Growing Indoors

The best reference for how to grow an orchid is to look at how it grows in its natural habitat. There is tremendous variation in the growing habits of different genera of orchids and there is also variation in the conditions of our homes where we hope to cultivate them.

The questions to ask yourself are:

  • What temperature range does it do best in?
  • What amount of light does it require?
  • Does it need especially high levels of humidity and air movement
  • What kind of watering and potting medium will it require?

Most orchids grow on high tree branches as epiphytes and thrive with lots of air movement. Some of the most popular orchid generas for growing indoors are Cattleya, Encyclia, Oncidium, Paphiopedilum, Pleurothallids, and Phalaenopsis – and there are more – which do not require especially high light, humidity, air movement or a drop in temperatures at night. It is just about impossible to satisfy the light-level needs of orchids such as Cymbidiums and Vandas indoors.

Species classified as intermediate or warm growers will best match the temperature ranges of most homes, with lows in the 50’s˚F / 10’s˚C and averaging 60-80˚F / 15-26˚C.

Light is the most important aspect to growing orchids in a home. Placement of plants is crucial to the success of indoor culture. East, west, and south-facing windows are fine, but pay close attention to the amount of light each window receives as the sun moves throughout the day and year. When direct sun is coming in it should be diffused and the heat should be kept under control. However, direct sun in the early morning or late afternoon is okay.

Plants should be placed as close to the window as possible; keep in mind there is considerably less light in the middle of a room. Most orchids require a certain amount of light to bloom. If your orchids are not blooming there is a good chance you are not getting enough light. Watch the color of the foliage; if after a month the foliage has become a darker shade of green, it may not be receiving enough light; if it becomes much lighter, it may be getting too much light.

Any natural sunlight that you can give the plants is extremely beneficial. However, supplementing low sunlight levels with artificial light can be easily accomplished. Grow-lights are specially formulated to give light similar to the spectrum of the sun.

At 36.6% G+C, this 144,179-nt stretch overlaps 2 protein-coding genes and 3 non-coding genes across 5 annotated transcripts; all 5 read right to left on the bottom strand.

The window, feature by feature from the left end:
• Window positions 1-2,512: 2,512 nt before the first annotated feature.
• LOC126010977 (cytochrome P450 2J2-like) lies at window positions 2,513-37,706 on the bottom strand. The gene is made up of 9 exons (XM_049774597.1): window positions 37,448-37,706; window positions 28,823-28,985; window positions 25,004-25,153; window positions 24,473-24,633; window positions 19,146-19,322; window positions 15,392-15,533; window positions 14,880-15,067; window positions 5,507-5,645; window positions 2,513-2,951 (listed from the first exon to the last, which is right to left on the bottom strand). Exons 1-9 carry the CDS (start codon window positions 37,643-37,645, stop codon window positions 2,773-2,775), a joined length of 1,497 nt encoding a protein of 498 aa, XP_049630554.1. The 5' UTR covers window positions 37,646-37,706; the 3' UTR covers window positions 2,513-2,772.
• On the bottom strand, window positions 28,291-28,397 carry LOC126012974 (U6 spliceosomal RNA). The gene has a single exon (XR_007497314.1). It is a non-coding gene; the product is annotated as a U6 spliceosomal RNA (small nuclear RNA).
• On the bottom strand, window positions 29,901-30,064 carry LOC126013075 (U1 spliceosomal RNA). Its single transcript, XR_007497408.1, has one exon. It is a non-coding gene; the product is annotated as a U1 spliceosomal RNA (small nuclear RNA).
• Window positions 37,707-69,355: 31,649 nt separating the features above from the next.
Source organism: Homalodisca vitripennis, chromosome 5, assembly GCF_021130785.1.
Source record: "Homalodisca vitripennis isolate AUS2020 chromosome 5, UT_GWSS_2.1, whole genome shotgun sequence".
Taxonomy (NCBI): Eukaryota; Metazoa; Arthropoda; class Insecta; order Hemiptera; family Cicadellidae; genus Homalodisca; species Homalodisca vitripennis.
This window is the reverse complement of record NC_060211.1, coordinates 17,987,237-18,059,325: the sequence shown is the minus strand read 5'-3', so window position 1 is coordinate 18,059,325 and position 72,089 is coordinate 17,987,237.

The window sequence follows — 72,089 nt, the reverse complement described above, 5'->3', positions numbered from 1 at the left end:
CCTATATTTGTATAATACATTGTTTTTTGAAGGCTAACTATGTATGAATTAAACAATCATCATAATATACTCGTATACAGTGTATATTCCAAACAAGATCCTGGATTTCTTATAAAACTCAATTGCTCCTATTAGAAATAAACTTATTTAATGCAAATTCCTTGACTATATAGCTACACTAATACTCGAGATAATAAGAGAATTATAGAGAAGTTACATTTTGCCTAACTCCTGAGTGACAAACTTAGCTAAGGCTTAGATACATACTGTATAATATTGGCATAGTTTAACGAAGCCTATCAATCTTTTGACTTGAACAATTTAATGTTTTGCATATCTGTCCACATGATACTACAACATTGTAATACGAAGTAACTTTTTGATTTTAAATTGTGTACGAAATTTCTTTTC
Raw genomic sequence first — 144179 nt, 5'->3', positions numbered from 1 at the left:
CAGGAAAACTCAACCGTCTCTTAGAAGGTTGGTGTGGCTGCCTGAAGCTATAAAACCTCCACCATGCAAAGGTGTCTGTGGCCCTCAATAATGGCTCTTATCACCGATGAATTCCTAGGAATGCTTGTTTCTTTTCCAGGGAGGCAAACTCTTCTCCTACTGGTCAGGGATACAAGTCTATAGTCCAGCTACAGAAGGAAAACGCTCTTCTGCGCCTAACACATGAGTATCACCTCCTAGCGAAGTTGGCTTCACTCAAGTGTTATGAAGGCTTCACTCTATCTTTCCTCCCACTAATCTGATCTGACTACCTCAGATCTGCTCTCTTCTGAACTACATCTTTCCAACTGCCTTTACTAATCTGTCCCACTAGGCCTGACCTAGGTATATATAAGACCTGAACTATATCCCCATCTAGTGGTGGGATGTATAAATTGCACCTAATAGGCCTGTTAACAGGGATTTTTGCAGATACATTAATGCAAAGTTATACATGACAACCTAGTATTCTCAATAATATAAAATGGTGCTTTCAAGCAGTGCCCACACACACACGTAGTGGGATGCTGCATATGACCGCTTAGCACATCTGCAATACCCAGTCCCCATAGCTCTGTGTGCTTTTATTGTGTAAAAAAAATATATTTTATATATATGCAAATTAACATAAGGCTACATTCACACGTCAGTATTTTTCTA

Water & Humidity
The best way to tell when to water is by the weight of the pot. The pot will be heavy or light, depending on how dry the orchids’ potting mix is. Orchids should generally be watered the day before the mix will be completely dry. It is recommend to place the pot in the sink and run lots of water through it, letting the mix absorb water and drain at the same time. It is beneficial to wait twenty minutes or so and water thoroughly a second time (perhaps with fertilizer). Avoid watering too frequently and never leave the plant sitting in a saucer of water, as the roots may potentially rot. Most orchids will do well watered every one-to-two weeks. You may water more frequently in hot, dry weather, and less frequently in colder weather. Also, large plants in small pots dry out faster; plants overpotted or in old, decomposed bark stay wet longer. Orchids respond well to purified but not softened water, and they especially love rain water.

A simple balanced fertilizer used all year around works fine. Add one teaspoon to one gallon of water with a fertilizer such as a 7-9-5, or 1/2 teaspoon to one gallon of water for a more concentrated fertilizer such as a 20-20-20. Try to use fertilized water for every watering. Occasionally leach the accumulated salts out of your orchid by watering copiously with unfertilized water.


Welcome to Jardim Therapy my blog about orchids and Brazil. Here you will find a few useful references, and some tip & tricks, along with posting of my own personal experience. I absolutely love orchids, and I want to help everyone interested in learning about these unique plants.

As guests of Jardim Therapy you are welcome to browse the home page, post comments, and access the archives. You can also send me a message if you have any questions.